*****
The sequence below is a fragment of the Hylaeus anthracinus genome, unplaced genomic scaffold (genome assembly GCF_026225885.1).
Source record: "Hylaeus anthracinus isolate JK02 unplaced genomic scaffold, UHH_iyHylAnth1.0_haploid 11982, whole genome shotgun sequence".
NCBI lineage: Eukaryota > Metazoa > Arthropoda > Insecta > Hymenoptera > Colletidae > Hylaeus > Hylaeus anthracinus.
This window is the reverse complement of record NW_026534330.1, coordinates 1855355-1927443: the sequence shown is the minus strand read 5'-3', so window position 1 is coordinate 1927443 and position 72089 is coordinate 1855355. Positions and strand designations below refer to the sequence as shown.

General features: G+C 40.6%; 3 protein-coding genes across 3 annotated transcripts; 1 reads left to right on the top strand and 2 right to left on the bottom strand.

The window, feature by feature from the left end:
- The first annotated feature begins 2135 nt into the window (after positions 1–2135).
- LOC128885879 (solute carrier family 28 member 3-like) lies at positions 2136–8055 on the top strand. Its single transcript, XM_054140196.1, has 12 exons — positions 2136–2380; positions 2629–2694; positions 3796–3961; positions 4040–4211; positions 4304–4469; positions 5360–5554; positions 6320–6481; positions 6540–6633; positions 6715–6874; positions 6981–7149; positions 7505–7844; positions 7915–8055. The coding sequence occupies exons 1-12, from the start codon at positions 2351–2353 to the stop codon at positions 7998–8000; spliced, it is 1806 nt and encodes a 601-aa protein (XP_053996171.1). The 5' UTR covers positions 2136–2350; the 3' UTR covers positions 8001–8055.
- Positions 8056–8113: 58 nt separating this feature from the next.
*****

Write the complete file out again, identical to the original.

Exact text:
The sequence below is a fragment of the Hylaeus anthracinus genome, unplaced genomic scaffold (genome assembly GCF_026225885.1).
Source record: "Hylaeus anthracinus isolate JK02 unplaced genomic scaffold, UHH_iyHylAnth1.0_haploid 11982, whole genome shotgun sequence".
NCBI lineage: Eukaryota > Metazoa > Arthropoda > Insecta > Hymenoptera > Colletidae > Hylaeus > Hylaeus anthracinus.
This window is the reverse complement of record NW_026534330.1, coordinates 1855355-1927443: the sequence shown is the minus strand read 5'-3', so window position 1 is coordinate 1927443 and position 72089 is coordinate 1855355. Positions and strand designations below refer to the sequence as shown.

General features: G+C 40.6%; 3 protein-coding genes across 3 annotated transcripts; 1 reads left to right on the top strand and 2 right to left on the bottom strand.

The window, feature by feature from the left end:
- The first annotated feature begins 2135 nt into the window (after positions 1–2135).
- LOC128885879 (solute carrier family 28 member 3-like) lies at positions 2136–8055 on the top strand. Its single transcript, XM_054140196.1, has 12 exons — positions 2136–2380; positions 2629–2694; positions 3796–3961; positions 4040–4211; positions 4304–4469; positions 5360–5554; positions 6320–6481; positions 6540–6633; positions 6715–6874; positions 6981–7149; positions 7505–7844; positions 7915–8055. The coding sequence occupies exons 1-12, from the start codon at positions 2351–2353 to the stop codon at positions 7998–8000; spliced, it is 1806 nt and encodes a 601-aa protein (XP_053996171.1). The 5' UTR covers positions 2136–2350; the 3' UTR covers positions 8001–8055.
- Positions 8056–8113: 58 nt separating this feature from the next.